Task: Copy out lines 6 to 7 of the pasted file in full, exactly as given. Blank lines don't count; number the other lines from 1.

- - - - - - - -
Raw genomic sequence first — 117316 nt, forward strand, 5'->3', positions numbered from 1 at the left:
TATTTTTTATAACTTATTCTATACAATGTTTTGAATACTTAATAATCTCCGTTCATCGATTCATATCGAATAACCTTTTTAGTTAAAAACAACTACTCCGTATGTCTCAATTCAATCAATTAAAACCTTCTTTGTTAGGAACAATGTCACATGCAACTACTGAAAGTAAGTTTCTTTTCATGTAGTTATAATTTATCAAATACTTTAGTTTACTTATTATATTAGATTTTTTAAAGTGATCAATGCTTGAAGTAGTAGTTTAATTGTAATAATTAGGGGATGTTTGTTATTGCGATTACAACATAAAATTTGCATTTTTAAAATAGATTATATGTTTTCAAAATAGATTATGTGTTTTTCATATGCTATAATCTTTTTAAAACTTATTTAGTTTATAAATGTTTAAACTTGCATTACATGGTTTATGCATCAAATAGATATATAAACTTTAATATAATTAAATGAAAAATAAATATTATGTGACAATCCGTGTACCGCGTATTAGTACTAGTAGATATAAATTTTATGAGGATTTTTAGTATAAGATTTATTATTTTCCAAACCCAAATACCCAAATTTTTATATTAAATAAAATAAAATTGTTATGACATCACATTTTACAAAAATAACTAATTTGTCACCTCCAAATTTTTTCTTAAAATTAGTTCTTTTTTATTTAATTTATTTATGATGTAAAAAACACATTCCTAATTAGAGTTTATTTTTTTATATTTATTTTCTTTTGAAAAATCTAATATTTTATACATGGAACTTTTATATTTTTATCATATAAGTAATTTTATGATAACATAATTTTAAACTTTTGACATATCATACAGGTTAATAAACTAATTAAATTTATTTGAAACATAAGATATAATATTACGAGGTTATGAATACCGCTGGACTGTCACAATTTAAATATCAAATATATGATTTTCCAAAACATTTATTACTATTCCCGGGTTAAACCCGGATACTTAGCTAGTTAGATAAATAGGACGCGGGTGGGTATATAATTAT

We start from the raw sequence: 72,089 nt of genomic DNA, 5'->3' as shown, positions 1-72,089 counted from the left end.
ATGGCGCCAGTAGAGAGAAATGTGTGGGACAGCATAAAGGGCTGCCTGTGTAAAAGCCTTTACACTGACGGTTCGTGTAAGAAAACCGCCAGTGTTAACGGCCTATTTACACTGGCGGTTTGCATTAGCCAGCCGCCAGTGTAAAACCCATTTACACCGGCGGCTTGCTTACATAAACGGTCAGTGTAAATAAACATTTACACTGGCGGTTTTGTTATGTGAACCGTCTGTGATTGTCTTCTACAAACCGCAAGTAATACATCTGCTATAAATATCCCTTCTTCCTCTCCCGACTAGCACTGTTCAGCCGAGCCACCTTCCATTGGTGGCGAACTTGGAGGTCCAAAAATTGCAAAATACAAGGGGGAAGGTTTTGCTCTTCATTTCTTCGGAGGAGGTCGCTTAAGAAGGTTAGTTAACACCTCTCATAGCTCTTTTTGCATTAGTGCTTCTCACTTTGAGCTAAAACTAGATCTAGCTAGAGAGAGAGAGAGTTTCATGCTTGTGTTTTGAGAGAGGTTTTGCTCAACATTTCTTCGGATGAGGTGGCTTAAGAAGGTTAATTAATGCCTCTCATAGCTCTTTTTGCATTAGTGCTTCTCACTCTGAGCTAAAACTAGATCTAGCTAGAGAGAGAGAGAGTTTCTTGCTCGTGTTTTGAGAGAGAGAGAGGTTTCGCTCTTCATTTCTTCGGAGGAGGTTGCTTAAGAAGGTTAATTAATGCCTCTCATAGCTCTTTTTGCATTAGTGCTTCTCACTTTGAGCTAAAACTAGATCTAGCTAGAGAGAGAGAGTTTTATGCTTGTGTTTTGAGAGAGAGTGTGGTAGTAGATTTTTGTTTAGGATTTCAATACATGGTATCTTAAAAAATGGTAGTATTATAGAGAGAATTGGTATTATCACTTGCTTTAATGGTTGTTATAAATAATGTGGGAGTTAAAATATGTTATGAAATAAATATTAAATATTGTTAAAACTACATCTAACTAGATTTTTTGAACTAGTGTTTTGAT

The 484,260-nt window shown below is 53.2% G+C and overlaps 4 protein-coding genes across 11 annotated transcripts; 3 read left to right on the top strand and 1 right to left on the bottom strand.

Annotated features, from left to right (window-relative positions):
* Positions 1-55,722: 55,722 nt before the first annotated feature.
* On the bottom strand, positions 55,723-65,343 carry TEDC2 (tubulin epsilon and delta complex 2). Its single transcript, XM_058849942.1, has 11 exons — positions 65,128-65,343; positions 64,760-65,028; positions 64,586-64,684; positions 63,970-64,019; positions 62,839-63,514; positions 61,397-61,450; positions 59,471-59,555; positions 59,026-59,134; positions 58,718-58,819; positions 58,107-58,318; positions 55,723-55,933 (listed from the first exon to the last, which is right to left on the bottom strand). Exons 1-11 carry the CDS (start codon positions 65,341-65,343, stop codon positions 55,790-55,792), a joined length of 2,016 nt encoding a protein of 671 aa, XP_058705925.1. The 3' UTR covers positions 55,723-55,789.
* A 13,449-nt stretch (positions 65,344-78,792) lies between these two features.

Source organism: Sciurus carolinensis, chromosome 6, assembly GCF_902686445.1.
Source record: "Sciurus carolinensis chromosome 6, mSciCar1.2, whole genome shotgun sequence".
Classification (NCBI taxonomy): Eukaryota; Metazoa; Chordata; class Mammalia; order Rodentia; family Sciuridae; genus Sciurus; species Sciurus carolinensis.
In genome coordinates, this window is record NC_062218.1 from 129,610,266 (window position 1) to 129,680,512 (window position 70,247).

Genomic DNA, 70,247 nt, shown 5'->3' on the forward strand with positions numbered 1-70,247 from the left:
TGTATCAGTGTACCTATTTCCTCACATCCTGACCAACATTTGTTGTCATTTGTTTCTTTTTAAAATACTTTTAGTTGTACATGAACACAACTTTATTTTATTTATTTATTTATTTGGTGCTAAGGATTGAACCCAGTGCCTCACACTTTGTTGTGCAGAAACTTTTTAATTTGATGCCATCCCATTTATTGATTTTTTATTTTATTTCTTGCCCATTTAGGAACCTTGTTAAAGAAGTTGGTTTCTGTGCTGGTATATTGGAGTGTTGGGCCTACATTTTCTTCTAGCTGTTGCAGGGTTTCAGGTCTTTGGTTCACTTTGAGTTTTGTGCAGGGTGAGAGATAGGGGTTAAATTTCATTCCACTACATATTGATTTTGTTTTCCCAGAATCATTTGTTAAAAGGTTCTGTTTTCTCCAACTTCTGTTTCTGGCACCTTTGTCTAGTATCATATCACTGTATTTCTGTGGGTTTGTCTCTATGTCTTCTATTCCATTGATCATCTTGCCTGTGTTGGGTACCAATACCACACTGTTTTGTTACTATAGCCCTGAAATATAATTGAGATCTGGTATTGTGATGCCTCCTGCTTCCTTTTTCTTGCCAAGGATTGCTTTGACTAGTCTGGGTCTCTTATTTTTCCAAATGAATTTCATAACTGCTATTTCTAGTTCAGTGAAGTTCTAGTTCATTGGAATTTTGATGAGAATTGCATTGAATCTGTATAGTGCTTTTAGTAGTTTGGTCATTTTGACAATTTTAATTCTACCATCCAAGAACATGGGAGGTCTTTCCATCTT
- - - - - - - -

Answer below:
Annotated features, from left to right (window-relative positions):
* Positions 1-55,722: 55,722 nt before the first annotated feature.